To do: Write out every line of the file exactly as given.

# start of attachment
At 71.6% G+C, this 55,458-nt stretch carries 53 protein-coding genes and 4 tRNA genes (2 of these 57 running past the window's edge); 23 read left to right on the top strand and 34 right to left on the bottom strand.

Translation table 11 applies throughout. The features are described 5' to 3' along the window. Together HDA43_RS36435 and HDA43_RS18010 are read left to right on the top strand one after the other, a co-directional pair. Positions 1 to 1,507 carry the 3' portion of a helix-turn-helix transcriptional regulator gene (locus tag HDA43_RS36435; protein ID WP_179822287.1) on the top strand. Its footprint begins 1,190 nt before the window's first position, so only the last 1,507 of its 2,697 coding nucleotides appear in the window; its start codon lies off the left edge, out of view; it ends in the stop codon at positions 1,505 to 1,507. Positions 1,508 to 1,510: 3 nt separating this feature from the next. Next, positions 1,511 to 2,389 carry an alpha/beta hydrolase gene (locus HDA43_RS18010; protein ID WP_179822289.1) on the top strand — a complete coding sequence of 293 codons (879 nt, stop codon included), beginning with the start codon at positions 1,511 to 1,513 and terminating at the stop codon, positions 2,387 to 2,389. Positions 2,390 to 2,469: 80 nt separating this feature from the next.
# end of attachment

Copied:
At 71.6% G+C, this 55,458-nt stretch carries 53 protein-coding genes and 4 tRNA genes (2 of these 57 running past the window's edge); 23 read left to right on the top strand and 34 right to left on the bottom strand.

Translation table 11 applies throughout. The features are described 5' to 3' along the window. Together HDA43_RS36435 and HDA43_RS18010 are read left to right on the top strand one after the other, a co-directional pair. Positions 1 to 1,507 carry the 3' portion of a helix-turn-helix transcriptional regulator gene (locus tag HDA43_RS36435; protein ID WP_179822287.1) on the top strand. Its footprint begins 1,190 nt before the window's first position, so only the last 1,507 of its 2,697 coding nucleotides appear in the window; its start codon lies off the left edge, out of view; it ends in the stop codon at positions 1,505 to 1,507. Positions 1,508 to 1,510: 3 nt separating this feature from the next. Next, positions 1,511 to 2,389 carry an alpha/beta hydrolase gene (locus HDA43_RS18010; protein ID WP_179822289.1) on the top strand — a complete coding sequence of 293 codons (879 nt, stop codon included), beginning with the start codon at positions 1,511 to 1,513 and terminating at the stop codon, positions 2,387 to 2,389. Positions 2,390 to 2,469: 80 nt separating this feature from the next.